For decades the primary U.S. strategy to limit risks to people from wildfires has been to thin heavily wooded areas and eliminate buildup of dead trees so that when a fire inevitably erupts, it does not grow inordinately large and out of control. U.S. wildfire policy has centered on how far to take these steps. States and municipalities act on the policy by deciding whether to let small, natural fires burn rather than try to put them out, and whether to use “prescribed burns”—fires deliberately set and monitored to consume excessive “fuel” (those dead trees) in forests.
 
The strategy is misguided, however, according to a new paper published today in Nature (Scientific American is part of Nature Publishing Group).
 
“The fuel-accumulation focus is important in a certain set of forests, but in lots of places it’s inappropriate,” says Max Moritz, a specialist in wildfire and environmental science, policy and management at the University of California, Berkeley, and lead author of the paper. Recent big fires in southern California, for example, have been in shrubland, the predominant ecosystem in the region, not forests. Large fires in Texas (and Australia, for that matter) are occurring mainly in grasslands, not forests. Climate change is also a factor: areas that are drying are more prone to fires, whether they are home to trees or not. “And yet the debate and the solutions have been the same for a while,” Moritz says.
 
The main reason to fight wildfires is to prevent human deaths and the destruction of property—and the main factor creating that risk is where people choose to build, according to Moritz. Increasingly people are putting homes and businesses in places where the risk of fire is great or the chance for escape is small. The real issue, whether the surrounding environment is forest, shrubland or grassland, “is where and how we’ve built,” Moritz says. The best solution, he says, is to “better manage the wildland-urban interface.”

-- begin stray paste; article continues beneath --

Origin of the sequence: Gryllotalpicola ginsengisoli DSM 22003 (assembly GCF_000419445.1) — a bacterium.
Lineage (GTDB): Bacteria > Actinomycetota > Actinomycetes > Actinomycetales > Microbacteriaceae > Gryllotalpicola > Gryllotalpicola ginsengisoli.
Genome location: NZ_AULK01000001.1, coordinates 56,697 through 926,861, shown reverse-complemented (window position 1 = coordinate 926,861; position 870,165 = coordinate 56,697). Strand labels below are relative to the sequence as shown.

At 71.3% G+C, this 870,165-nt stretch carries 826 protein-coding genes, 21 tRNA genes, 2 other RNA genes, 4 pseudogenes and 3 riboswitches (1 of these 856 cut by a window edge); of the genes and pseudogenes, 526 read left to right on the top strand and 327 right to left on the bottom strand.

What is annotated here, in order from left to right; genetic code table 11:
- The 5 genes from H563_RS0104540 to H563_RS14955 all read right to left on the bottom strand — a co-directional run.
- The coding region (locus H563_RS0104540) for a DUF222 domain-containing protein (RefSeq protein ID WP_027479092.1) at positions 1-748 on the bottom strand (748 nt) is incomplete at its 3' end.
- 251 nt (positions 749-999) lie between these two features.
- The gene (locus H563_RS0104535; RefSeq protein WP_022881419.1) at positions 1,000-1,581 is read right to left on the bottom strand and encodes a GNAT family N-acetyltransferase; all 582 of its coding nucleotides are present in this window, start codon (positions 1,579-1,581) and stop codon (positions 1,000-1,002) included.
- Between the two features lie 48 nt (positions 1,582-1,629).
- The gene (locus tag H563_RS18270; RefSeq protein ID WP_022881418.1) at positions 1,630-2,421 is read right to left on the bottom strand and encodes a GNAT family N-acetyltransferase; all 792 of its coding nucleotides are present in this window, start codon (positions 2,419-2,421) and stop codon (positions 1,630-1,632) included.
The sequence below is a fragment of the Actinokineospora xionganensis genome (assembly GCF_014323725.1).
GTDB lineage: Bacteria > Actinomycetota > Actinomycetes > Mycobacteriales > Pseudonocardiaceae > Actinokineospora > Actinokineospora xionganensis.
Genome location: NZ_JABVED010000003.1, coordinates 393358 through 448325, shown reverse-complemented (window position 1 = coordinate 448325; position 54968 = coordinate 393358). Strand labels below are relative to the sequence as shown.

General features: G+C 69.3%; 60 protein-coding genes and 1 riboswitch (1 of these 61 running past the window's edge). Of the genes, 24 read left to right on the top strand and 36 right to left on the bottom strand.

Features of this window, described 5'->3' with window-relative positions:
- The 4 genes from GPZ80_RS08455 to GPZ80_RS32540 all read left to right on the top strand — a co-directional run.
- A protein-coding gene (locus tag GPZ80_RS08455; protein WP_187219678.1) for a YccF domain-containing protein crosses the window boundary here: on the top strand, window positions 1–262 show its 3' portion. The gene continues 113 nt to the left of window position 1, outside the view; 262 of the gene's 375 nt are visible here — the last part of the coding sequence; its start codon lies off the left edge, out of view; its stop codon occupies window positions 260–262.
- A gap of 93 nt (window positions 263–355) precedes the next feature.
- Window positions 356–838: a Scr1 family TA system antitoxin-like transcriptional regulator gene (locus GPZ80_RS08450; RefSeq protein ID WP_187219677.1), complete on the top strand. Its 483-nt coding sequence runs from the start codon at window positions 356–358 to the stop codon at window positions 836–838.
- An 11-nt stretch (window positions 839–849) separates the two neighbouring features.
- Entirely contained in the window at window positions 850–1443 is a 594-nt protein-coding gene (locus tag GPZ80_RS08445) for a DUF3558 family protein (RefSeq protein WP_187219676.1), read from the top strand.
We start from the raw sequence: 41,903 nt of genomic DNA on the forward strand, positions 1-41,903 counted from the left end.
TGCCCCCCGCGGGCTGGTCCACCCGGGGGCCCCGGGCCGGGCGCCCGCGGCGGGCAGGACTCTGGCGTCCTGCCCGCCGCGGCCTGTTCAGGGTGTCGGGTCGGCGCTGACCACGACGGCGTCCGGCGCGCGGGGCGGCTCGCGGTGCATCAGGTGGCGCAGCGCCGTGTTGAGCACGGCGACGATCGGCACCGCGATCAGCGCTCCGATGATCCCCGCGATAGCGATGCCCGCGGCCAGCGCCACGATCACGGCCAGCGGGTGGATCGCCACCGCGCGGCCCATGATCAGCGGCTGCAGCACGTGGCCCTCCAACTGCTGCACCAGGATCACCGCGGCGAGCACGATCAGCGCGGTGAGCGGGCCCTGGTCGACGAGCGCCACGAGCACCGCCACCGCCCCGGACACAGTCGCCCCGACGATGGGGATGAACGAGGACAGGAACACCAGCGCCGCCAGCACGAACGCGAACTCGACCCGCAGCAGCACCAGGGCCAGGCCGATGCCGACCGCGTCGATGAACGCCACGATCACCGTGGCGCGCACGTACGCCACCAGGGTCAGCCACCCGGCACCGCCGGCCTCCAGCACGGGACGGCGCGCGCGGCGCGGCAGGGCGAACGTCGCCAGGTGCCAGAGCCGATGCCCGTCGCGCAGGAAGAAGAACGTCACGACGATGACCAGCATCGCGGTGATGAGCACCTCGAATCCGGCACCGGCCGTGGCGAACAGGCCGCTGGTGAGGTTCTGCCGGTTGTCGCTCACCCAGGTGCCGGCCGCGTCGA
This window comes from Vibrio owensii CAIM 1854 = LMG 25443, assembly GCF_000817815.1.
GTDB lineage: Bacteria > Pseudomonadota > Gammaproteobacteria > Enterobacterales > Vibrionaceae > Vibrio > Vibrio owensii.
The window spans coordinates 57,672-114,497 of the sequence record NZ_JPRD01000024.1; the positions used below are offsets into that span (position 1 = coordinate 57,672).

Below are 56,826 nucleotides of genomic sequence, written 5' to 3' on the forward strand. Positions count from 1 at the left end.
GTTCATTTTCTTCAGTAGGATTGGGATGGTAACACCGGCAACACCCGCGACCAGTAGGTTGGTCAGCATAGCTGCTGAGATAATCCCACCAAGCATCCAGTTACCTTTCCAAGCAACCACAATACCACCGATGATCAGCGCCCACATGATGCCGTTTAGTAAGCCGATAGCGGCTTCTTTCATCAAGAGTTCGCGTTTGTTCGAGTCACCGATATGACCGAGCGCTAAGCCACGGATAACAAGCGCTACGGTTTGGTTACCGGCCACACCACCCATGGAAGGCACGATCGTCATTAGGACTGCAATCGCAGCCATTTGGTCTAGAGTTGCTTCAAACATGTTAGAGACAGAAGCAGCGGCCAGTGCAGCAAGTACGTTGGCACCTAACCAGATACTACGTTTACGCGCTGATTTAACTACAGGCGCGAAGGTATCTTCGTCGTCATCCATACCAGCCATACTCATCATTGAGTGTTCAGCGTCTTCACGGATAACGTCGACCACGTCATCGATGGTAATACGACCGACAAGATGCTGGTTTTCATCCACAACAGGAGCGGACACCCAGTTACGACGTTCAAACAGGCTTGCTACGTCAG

Even that interface is subject to some misconceptions. In most places worldwide, people are not building deep into a classic coniferous forest, so fuel reduction does not really help and takes the spotlight off other measures that can, Moritz says.
 
For example, the simple act of clearing vegetation far away from a house in a fire-prone area can help prevent the house from burning and also give firefighters a place to work from. Since houses often catch fire from blown embers, they should not have wood shingles on the roof. Even then, many houses burn because embers fly through attic vents and the houses ignite from the inside. “Existing houses should replace vents with ember-proof vents, and new houses should be built with the same,” Moritz says.
 
Municipalities should also start to refuse to allow people to build in highly fire-prone places, even though the individuals may think they have a right to build because they own the land, according to Moritz. Insurance companies should back this up by refusing to insure homes in those areas.
 
Help with better management and regulations will come as fire experts make better fire-hazard maps. “We’re getting close to the level of detail in flood-plain maps,” Moritz says. The last big step is to program winds into the models that generate the maps, to make them as accurate as possible. Once that is done, he says, “Then we can say, ‘Hey, municipalities, you should adjust your land-use plans accordingly.’ They already do it with floods and earthquakes.”
 
More funding would speed that process. “Lots of money goes to the fuel side of the issue,” Moritz says, “but why not have a lot of it go to retrofitting and reducing the vulnerabilities? We could be a lot smarter about fire.”